In his much-discussed and mostly pretty-good overview of libertarianism for New York Magazine, Christopher Beam makes a statement I think is just flat-out wrong:
Every political group claims the Founders as its own, but libertarians have more purchase than most. The American Revolution was a libertarian movement, rejecting overweening government power. The Constitution was a libertarian document that limited the role of the state to society’s most basic needs, like a legislature to pass laws, a court system to interpret them, and a military to protect them.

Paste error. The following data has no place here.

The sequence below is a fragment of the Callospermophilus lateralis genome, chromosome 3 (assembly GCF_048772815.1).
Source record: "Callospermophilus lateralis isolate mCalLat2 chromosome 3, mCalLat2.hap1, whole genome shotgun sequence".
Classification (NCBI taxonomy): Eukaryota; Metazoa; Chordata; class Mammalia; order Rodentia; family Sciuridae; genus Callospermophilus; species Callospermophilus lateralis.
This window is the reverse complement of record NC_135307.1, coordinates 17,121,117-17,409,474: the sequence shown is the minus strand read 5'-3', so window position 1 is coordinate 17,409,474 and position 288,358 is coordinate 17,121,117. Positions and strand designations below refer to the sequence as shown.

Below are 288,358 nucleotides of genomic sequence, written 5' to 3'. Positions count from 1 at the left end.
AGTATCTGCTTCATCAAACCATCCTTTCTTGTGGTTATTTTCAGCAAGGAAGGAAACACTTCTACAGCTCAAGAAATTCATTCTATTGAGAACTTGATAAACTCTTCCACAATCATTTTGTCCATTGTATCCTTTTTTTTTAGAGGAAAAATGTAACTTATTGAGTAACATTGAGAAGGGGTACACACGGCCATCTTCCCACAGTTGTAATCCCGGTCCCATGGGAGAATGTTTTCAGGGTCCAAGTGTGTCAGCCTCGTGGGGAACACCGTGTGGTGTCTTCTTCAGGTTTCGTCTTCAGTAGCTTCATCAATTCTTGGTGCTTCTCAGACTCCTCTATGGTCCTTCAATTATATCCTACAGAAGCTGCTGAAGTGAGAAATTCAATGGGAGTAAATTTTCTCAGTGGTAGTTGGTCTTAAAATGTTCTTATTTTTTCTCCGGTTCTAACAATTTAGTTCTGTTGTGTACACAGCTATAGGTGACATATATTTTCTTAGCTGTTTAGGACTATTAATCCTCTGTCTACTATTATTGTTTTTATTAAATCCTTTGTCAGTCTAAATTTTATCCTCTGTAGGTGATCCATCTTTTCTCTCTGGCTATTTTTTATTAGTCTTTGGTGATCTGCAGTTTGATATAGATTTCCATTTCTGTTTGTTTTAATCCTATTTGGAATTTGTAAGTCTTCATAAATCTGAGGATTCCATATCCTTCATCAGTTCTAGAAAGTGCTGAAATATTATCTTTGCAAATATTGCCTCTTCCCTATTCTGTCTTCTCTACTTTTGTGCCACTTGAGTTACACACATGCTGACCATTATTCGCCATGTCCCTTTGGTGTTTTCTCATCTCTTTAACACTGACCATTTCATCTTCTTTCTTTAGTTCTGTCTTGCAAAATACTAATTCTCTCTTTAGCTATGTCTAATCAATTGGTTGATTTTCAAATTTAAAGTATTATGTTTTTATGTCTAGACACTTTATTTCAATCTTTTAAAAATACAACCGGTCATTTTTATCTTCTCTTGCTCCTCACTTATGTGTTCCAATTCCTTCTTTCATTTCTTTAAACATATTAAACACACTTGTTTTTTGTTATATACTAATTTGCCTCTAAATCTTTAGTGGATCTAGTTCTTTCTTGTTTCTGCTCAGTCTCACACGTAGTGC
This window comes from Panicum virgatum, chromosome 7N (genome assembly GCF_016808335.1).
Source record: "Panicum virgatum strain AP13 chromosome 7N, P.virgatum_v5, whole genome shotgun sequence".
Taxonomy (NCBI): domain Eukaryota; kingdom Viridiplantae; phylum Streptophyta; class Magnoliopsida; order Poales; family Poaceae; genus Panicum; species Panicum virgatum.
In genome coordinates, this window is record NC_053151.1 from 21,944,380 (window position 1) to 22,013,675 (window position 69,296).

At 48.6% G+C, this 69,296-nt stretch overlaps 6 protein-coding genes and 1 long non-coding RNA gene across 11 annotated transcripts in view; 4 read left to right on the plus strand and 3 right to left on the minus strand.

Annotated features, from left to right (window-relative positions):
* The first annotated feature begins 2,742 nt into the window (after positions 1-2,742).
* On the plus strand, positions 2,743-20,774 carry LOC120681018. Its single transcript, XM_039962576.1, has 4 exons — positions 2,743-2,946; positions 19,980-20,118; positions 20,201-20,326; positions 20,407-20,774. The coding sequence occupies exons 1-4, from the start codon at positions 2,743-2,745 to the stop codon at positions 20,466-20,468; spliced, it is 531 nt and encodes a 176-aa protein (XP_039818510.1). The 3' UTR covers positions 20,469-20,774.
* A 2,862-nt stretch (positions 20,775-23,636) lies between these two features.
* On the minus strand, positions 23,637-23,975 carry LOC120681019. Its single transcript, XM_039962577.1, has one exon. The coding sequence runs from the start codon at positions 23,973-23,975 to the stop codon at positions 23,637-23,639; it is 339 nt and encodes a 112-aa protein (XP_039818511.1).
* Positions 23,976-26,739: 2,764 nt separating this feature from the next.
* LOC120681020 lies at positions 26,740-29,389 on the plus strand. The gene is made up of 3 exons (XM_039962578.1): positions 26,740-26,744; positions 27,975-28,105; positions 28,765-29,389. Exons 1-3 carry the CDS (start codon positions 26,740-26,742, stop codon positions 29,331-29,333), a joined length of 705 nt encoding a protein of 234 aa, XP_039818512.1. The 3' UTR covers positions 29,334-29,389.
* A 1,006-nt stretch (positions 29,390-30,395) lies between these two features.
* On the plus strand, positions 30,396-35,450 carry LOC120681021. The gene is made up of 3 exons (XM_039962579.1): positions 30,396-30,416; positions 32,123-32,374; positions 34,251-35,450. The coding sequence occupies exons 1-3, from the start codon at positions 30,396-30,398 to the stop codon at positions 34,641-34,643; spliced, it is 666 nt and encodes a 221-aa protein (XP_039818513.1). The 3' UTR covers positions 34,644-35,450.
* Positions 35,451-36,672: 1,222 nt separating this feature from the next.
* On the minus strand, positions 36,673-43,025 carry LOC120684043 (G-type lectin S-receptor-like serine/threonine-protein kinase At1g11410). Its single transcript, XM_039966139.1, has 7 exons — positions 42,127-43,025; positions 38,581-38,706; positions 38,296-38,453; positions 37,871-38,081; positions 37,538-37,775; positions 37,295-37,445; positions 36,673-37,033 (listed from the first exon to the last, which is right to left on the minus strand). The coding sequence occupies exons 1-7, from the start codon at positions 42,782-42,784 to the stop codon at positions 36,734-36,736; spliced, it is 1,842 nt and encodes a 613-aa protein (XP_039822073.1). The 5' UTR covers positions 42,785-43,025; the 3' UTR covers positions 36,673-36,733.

Beam might be right, as far as the Revolution goes. But the people who created and advocated for the adoption of the Constitution weren't really the libertarians of their day. They were trying to consolidate power for a national government, and even gave it unlimited power of taxation! The libertarians of the day were the Antifederalists, who thought that the power of taxation and the ability to create a standing army -- powers granted the government by the new Constitution -- were a dangerous threat to their hard-won liberty. Heck, the reason I even know of the Antifederalists is due to the proddings of a libertarian friend of mine. The Constitution might've restrained the powers of government compared to, say, the British monarchy -- but it was a lot more than limited-government types of the era felt entirely comfortable with. Granting libertarians a stronger purchase on the history of the Founders is simply incorrect.